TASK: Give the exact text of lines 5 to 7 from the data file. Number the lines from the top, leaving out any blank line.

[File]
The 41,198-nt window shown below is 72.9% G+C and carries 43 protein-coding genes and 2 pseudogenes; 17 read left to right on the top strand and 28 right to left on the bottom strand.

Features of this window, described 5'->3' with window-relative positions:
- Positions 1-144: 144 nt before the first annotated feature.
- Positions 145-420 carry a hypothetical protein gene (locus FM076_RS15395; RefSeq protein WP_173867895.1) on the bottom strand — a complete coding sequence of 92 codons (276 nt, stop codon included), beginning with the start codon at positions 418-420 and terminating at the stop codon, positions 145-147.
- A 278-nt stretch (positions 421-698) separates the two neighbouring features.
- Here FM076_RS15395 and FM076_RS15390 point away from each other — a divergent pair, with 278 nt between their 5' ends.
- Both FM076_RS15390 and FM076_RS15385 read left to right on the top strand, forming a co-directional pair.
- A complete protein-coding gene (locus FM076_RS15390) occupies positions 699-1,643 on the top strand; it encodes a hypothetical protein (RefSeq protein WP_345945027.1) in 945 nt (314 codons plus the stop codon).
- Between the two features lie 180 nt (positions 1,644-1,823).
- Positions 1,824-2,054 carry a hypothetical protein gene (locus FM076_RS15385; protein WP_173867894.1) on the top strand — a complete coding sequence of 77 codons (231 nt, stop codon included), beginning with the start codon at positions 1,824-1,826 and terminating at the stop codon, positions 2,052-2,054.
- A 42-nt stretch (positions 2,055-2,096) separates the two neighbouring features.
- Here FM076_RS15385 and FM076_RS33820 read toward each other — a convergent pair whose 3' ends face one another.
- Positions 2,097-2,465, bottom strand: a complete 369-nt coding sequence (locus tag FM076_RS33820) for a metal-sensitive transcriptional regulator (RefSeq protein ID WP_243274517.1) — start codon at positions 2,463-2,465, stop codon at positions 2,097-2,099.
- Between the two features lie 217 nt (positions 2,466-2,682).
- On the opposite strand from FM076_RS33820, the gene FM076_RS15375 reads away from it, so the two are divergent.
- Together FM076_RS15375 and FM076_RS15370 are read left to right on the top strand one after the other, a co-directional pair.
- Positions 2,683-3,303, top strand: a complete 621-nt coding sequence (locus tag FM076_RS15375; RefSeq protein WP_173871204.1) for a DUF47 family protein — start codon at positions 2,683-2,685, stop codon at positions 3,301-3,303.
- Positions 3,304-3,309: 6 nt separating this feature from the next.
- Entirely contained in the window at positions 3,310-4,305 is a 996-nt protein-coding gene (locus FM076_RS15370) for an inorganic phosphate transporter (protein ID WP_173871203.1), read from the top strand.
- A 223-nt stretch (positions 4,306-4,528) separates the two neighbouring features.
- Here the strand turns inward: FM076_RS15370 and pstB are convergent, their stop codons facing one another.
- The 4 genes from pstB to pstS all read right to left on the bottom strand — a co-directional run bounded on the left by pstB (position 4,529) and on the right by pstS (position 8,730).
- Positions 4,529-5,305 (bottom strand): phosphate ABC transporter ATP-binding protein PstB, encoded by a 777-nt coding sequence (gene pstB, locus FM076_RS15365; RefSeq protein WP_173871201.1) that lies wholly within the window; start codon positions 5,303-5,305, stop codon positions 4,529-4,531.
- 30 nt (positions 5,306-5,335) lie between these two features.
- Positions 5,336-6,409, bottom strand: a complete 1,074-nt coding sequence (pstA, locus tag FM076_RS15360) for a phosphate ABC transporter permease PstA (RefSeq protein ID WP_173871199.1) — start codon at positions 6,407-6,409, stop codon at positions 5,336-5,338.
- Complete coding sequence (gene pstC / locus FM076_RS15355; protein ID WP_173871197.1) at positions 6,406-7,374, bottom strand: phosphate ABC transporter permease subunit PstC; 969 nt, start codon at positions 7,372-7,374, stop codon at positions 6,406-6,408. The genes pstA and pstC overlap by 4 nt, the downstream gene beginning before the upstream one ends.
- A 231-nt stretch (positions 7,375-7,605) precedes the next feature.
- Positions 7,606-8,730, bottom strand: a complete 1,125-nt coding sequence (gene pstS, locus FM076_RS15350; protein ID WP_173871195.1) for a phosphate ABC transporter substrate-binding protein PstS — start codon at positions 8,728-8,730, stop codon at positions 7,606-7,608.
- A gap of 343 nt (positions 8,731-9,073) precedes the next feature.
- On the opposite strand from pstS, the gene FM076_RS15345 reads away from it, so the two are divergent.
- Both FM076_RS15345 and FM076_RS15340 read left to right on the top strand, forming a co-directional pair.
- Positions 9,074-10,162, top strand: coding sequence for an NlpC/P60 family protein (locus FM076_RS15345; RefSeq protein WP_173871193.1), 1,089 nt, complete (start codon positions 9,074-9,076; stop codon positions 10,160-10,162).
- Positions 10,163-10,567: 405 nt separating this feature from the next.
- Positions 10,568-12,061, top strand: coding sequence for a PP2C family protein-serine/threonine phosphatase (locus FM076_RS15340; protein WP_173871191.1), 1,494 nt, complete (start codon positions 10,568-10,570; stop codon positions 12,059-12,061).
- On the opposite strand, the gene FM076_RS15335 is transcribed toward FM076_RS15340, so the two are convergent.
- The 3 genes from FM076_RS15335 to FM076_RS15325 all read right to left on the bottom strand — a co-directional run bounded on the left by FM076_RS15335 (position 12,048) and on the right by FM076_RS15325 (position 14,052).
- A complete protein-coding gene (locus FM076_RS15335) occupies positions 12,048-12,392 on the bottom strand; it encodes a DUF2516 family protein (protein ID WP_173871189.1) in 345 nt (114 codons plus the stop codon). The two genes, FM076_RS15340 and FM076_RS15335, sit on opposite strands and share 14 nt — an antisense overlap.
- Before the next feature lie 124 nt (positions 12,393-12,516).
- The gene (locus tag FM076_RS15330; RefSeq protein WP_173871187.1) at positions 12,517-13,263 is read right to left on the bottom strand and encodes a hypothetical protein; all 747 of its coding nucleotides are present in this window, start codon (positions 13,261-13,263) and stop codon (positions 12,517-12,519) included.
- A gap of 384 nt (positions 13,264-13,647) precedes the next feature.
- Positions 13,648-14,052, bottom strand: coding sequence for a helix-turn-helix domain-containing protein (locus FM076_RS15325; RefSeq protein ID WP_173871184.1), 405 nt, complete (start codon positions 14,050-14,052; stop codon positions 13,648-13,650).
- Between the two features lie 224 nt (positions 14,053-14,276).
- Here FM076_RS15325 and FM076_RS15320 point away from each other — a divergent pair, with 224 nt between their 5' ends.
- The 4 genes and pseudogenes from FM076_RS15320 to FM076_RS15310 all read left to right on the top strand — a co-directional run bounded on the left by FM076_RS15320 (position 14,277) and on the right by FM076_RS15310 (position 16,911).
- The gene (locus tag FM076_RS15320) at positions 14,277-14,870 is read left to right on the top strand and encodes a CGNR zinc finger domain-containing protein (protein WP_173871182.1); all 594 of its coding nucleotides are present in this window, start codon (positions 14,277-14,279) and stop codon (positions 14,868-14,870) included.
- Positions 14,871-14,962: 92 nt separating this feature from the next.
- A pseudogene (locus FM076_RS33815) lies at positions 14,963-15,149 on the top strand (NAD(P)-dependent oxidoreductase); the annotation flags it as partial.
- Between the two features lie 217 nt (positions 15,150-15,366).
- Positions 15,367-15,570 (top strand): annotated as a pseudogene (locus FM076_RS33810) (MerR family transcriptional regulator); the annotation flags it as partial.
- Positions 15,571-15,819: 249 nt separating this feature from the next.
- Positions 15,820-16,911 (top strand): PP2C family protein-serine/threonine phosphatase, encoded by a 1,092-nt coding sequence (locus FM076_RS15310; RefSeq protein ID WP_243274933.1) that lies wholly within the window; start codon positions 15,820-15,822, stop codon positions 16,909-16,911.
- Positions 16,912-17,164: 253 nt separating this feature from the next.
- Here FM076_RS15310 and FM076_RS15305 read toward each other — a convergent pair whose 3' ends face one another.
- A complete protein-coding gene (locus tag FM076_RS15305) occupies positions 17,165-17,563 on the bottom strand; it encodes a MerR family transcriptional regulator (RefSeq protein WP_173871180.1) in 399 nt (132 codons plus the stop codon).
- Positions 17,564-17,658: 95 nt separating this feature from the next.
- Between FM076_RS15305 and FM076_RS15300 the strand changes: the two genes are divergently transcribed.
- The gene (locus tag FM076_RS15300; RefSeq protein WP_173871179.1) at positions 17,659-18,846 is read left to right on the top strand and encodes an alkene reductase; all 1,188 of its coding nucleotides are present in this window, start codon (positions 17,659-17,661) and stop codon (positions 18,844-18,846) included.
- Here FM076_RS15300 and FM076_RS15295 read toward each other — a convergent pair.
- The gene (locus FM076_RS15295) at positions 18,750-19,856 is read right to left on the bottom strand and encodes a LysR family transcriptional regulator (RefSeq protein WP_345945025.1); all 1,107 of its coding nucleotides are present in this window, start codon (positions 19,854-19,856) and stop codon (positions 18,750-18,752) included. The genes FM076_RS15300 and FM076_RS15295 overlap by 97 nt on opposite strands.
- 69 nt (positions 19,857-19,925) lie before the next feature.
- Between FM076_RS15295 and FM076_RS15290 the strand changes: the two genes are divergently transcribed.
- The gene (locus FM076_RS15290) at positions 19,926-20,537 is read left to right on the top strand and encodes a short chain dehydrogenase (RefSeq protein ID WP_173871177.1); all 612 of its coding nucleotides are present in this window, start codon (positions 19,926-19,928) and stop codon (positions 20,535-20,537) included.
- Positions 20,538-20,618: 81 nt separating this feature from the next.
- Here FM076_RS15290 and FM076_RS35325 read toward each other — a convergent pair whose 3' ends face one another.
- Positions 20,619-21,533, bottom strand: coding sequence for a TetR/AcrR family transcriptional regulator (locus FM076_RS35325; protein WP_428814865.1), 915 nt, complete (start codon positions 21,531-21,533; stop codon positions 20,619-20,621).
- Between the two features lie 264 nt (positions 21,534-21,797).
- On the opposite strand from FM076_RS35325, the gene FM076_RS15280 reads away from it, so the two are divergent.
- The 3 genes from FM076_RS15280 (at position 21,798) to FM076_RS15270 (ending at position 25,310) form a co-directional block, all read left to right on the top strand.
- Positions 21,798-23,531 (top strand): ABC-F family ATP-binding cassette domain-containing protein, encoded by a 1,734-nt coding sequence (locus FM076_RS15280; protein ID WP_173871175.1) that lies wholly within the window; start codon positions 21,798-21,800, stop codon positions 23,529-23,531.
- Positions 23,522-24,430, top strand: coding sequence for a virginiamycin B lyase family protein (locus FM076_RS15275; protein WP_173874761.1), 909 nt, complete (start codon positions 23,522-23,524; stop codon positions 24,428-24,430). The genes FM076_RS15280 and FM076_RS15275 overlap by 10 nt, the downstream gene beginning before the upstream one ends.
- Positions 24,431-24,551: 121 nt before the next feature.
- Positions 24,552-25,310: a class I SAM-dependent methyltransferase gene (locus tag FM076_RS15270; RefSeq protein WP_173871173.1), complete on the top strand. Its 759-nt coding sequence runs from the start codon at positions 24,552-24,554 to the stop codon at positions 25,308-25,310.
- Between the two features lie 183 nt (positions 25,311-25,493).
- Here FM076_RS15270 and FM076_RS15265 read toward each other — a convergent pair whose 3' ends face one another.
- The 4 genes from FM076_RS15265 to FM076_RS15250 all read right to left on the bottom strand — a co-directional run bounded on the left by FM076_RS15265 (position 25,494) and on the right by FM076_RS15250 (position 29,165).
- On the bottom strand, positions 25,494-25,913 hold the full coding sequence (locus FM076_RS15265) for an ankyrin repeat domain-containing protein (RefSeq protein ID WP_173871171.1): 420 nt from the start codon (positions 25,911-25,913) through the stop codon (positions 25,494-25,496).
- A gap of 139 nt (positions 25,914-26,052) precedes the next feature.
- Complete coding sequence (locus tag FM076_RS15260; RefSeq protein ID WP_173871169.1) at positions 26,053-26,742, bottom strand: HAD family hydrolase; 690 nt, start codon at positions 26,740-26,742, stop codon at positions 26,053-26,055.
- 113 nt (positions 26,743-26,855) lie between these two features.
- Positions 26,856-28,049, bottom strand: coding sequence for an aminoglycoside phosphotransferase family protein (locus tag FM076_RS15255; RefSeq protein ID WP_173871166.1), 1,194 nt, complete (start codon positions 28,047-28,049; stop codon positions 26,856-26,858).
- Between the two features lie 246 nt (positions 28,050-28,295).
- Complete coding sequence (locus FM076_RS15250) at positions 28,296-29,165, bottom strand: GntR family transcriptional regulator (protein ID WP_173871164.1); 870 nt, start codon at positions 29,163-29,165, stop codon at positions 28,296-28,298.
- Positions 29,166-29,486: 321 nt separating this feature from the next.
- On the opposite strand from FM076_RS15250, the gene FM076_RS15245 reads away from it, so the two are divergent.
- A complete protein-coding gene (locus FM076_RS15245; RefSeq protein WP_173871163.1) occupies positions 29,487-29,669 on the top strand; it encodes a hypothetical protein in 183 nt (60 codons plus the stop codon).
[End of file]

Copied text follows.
- A 278-nt stretch (positions 421-698) separates the two neighbouring features.
- Here FM076_RS15395 and FM076_RS15390 point away from each other — a divergent pair, with 278 nt between their 5' ends.
- Both FM076_RS15390 and FM076_RS15385 read left to right on the top strand, forming a co-directional pair.